The author and pastor Aiden Wilson Tozer pointed out that complacency is the deadly enemy of progress. Perhaps this is why the Torah commands us to pierce a slave’s ear at the doorpost if he refuses to leave after six years of servitude. We literally – and figuratively – beat into his ear the idea that he is free and that he shouldn’t remain content and satisfied with his easy, no-worry status. Rather, he should live a fuller, more productive life and challenge himself to become more than just a slave. But that can’t happen if he’s complacent.
Rav Avraham Twersky, z”l, used to discuss the idea that a lobster’s shell only grows once the lobster itself feels discomfort. Only then when it is uncomfortable will he shed the old shell in place of a larger, stronger one. Yet again, this could only happen with resistance and discomfort. And imagine if the lobster ignored this discomfort and even learned to live with the pain? It would never grow! And this is precisely why I was so proud of my son. Because he chose to accept the fact that something in his character needs fixing, as opposed to simply ignoring it and chalking it up to being “just his nature.”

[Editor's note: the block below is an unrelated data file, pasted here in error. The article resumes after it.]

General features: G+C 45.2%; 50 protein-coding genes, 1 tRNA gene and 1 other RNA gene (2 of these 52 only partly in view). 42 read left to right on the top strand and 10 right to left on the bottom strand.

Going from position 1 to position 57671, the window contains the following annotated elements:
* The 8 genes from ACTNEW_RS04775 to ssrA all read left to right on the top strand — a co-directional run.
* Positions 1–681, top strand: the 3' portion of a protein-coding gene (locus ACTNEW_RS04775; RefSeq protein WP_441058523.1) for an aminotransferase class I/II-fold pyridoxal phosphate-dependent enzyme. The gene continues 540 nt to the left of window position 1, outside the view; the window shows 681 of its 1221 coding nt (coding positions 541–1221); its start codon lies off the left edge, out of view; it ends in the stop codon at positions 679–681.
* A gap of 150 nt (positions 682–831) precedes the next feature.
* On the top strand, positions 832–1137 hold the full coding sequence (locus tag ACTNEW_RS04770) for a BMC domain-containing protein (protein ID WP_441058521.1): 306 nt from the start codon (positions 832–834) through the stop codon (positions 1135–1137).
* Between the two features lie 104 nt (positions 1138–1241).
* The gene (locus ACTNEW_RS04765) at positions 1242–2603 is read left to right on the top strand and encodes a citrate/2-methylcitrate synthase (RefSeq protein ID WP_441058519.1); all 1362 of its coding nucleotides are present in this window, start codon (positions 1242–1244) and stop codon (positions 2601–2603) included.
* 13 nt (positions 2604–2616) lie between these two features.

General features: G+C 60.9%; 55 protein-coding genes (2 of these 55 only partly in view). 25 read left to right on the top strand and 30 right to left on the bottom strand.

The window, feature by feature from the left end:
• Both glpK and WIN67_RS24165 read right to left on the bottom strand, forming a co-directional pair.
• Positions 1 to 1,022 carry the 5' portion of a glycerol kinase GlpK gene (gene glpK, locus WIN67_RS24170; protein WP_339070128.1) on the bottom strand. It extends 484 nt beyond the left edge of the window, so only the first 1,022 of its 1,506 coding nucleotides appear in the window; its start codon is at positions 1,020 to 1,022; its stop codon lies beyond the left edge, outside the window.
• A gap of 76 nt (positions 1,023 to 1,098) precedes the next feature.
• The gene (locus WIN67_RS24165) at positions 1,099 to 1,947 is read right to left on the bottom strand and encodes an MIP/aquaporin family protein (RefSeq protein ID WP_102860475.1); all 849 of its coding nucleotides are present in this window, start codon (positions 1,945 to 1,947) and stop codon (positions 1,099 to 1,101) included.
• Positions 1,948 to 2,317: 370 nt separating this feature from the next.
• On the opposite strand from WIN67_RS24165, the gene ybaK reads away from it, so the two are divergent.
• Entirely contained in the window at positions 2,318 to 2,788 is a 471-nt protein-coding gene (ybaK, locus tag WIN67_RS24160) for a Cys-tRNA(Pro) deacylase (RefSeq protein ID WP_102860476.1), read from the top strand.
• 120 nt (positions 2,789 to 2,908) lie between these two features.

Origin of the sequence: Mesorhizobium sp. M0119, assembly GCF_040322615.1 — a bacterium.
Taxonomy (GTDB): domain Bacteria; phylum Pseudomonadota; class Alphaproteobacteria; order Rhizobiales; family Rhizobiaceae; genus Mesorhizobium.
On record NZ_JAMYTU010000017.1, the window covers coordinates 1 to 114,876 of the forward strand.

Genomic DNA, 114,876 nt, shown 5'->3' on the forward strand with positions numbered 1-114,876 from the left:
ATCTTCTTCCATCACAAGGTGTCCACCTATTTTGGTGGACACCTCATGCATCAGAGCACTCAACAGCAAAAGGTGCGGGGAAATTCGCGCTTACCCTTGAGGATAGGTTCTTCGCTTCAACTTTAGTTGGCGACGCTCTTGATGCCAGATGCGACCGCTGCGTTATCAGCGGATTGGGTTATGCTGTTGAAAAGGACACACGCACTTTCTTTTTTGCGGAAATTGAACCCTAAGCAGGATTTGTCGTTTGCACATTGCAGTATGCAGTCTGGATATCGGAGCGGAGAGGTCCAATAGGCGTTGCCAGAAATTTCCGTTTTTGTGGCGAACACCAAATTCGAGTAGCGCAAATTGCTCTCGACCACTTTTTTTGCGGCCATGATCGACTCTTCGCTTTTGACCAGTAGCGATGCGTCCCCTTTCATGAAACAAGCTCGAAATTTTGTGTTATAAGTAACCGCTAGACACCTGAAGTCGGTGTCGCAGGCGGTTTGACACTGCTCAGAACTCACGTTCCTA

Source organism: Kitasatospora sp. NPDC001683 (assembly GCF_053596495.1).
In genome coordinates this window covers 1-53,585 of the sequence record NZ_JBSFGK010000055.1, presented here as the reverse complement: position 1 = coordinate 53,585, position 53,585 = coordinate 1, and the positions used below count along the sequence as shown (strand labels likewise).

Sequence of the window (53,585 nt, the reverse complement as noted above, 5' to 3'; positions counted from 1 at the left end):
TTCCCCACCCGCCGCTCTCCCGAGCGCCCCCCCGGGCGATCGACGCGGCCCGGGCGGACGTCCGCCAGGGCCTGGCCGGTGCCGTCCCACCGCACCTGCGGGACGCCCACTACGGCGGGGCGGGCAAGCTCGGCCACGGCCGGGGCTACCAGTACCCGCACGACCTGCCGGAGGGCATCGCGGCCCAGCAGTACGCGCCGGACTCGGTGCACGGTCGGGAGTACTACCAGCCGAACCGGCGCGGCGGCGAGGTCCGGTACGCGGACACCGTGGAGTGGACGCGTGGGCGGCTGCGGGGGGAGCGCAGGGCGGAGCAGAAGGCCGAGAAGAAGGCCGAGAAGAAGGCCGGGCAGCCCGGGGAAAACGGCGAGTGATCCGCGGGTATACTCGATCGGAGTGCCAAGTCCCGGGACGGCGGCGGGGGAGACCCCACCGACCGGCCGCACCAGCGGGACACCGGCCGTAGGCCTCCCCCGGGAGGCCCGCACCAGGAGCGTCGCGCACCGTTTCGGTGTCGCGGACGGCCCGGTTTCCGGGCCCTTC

As long as a person can look at himself in the mirror and say, “I know that I have this bad character trait but it is wrong,” he has the chance to evolve into a Rabbi Akiva, who changed his entire life at 40. And what’s so remarkable about Rebbe Akiva is that the changes he made in his life were one thing. But to imagine that his impact would be felt throughout Klal Yisrael thousands of years later is nothing short of remarkable.
Around 15 years ago, a friend of mine noticed that many people in South Florida did not have food for Shabbos. After a few months, he decided to raise money and donate his time for free and started packaging meals for those less fortunate. At the time, he could have easily justified working at his day job, giving his 10 percent, and moving on with his life. Yet he couldn’t in good conscience accept the current status, and today he’s personally responsible for feeding thousands of people yearly! And so many others have volunteered and donated their time as a result of his efforts.